Inside the tumultuous final year of barry hinson’s tenure at southern illinois – mid-major madness what are the 4 gas giants in the solar system


Not long ago, Southern Illinois operated like a mid-major powerhouse. The Salukis made six straight NCAA Tournament appearances from 2002-07 under the direction of Bruce Weber, Matt Painter and finally Chris Lowery, whose ‘07 team took Kansas down to the wire in the Sweet 16. Home attendance that year averaged 7,743, filling la gas prices 2016 historic SIU Arena to near capacity for every game.

Then came the perfect storm. A renovation of SIU Arena prior to the 2010-11 season displaced long-time season ticket holders, many of whom walked away forever. Declining performance on the court combined with an increase in academic and disciplinary concerns led to Lowery’s firing in 2012, and local newspapers reported a loss of $500,000 in ticket revenue over his final three seasons. Average attendance in his final year was 3,299.

When the school hired Hinson as Lowery’s replacement, the program was on the verge of academic probation. Its Academic Progress Rate was alarmingly low, and extraordinary measures were required to rescue the program over Hinson’s first few seasons. Eventually, Hinson and his staff steadied the ship, but his teams suffered through three losing seasons.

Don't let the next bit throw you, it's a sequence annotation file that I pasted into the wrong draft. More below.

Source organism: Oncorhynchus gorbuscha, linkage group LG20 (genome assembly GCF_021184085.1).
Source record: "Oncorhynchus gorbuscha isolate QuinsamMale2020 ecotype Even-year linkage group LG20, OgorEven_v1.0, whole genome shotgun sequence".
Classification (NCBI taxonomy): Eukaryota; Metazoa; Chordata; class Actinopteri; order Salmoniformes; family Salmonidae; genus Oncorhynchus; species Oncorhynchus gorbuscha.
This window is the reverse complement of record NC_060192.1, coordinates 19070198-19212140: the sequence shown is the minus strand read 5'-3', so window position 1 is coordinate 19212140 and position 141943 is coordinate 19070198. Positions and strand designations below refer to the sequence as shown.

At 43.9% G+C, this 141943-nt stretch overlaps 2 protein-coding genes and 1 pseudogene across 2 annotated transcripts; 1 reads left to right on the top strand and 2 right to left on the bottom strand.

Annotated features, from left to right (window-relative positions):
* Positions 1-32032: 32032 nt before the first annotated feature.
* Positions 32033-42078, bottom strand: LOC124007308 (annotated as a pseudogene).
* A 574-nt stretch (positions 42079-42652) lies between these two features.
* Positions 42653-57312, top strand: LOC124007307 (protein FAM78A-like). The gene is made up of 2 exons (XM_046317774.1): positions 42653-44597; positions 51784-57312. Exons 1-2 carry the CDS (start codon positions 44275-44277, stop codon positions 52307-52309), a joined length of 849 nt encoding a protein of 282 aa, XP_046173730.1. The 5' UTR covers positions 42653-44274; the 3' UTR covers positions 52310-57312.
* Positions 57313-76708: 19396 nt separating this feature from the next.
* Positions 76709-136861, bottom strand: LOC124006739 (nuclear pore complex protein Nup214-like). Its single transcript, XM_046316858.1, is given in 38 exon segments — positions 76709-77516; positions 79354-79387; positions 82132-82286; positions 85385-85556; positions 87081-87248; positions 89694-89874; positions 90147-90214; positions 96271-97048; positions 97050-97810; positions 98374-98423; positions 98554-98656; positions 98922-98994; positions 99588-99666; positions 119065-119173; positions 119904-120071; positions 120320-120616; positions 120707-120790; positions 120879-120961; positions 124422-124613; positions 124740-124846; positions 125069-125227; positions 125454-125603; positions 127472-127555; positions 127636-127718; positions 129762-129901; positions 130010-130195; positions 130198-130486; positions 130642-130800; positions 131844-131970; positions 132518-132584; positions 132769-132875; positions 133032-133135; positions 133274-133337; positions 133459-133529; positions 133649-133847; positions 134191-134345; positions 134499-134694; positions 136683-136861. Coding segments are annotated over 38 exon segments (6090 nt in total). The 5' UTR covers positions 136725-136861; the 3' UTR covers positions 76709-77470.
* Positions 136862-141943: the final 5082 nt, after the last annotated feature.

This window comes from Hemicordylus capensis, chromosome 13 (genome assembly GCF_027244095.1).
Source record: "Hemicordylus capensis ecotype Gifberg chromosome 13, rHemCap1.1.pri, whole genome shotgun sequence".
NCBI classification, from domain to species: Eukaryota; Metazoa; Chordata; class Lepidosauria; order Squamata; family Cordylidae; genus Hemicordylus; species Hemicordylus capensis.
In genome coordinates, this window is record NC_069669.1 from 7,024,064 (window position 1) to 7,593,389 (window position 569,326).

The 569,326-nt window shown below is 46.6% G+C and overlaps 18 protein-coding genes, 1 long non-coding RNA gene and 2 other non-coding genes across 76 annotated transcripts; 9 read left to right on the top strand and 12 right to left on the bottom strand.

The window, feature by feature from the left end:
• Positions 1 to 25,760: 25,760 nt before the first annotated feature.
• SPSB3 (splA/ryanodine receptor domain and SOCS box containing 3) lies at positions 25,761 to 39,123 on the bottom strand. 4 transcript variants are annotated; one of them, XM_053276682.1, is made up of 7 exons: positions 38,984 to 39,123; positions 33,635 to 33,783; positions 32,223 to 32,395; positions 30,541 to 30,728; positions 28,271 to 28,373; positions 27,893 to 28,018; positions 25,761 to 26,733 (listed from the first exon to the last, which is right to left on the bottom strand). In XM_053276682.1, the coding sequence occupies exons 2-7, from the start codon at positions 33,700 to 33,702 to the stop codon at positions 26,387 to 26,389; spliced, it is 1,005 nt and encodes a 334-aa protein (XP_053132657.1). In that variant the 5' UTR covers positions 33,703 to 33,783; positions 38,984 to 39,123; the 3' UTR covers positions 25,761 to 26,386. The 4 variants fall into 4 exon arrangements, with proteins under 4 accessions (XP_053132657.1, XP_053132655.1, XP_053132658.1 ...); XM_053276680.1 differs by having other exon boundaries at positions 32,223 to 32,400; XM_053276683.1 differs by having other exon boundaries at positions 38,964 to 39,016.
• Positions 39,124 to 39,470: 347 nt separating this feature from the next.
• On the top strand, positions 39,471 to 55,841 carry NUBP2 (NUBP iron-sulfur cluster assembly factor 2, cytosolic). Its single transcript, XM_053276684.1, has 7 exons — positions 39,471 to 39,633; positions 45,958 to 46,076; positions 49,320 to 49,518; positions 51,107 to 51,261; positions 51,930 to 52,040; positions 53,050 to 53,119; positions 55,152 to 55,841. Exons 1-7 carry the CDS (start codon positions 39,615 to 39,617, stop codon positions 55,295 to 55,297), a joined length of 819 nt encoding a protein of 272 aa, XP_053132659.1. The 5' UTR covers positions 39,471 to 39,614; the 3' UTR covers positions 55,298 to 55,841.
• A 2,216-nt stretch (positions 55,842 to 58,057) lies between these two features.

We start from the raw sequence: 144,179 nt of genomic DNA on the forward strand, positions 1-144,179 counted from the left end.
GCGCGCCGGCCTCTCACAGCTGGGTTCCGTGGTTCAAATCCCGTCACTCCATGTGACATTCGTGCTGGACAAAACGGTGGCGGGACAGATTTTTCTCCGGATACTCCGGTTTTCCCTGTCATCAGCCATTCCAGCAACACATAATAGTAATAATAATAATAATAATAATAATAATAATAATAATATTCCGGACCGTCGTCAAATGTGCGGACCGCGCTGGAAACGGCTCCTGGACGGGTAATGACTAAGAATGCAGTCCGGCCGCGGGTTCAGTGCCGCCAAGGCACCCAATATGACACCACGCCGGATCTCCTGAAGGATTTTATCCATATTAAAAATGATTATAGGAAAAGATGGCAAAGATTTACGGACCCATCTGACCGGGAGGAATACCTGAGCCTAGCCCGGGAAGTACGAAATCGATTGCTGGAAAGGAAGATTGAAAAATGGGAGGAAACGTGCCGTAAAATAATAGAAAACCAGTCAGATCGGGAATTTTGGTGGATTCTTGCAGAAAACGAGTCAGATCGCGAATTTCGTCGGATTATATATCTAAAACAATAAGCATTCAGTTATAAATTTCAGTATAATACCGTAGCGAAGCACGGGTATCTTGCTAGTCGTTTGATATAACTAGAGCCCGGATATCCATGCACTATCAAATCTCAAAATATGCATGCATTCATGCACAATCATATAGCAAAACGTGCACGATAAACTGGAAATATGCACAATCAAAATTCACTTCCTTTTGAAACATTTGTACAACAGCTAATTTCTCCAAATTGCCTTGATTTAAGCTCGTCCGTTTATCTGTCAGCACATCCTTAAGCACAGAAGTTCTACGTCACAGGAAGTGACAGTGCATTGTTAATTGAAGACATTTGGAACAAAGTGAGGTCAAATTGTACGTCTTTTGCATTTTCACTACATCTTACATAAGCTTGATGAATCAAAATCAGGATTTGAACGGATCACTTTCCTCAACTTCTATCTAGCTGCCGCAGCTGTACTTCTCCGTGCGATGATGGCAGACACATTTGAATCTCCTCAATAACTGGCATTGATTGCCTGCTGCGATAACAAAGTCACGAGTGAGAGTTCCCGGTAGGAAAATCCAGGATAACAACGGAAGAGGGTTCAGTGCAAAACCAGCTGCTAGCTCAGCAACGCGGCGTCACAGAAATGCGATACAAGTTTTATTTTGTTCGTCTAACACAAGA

However, the state of Illinois began a two-year budget impasse the same summer, under which public universities state-wide suffered reductions in government funding. Enrollments plummeted. Between 2011 and 2018, Southern Illinois-Carbondale saw its student population fall 35 percent, putting the gas vs electric water heater savings institution in financial peril. Dormitories closed, colleges and departments merged, and staff got laid off.

Enormous pressure fell on the school’s flagship athletic program, the men’s basketball team, to create revenue and boost exposure for the school. SIU needed to reach postseason play, something Hinson’s teams simply weren’t doing. A 22-win campaign in 2015-16 was not rewarded with an NCAA or NIT bid, and pay-for-play tournaments like the CIT and CBI were out of the question. A 17-16 season followed, leading to the 20-13 mark last year electricity and magnetism worksheets high school.

Looking back, the 2017-18 season served as a signpost for the current state of mid-major college basketball. The Salukis played a solid non-conference schedule, yet failed to secure any signature wins as they battled a seemingly constant stream of injuries. An 8-5 record practically eliminated them from contention for an at-large bid to the NCAA Tournament before Christmas. Even after finishing alone in second place of the country’s eighth-best conference by RPI, they didn’t stand a chance on Selection Sunday.

Whether or not Hinson paid attention to the vitriol online, he couldn’t help but notice the signs and hear the jeers this season. “Fire Hinson” could be seen and heard at nearly every game inside SIU Arena. With six seniors and the top four returning scorers from the previous season on the roster, fans expected nothing less than a return to 2007 form.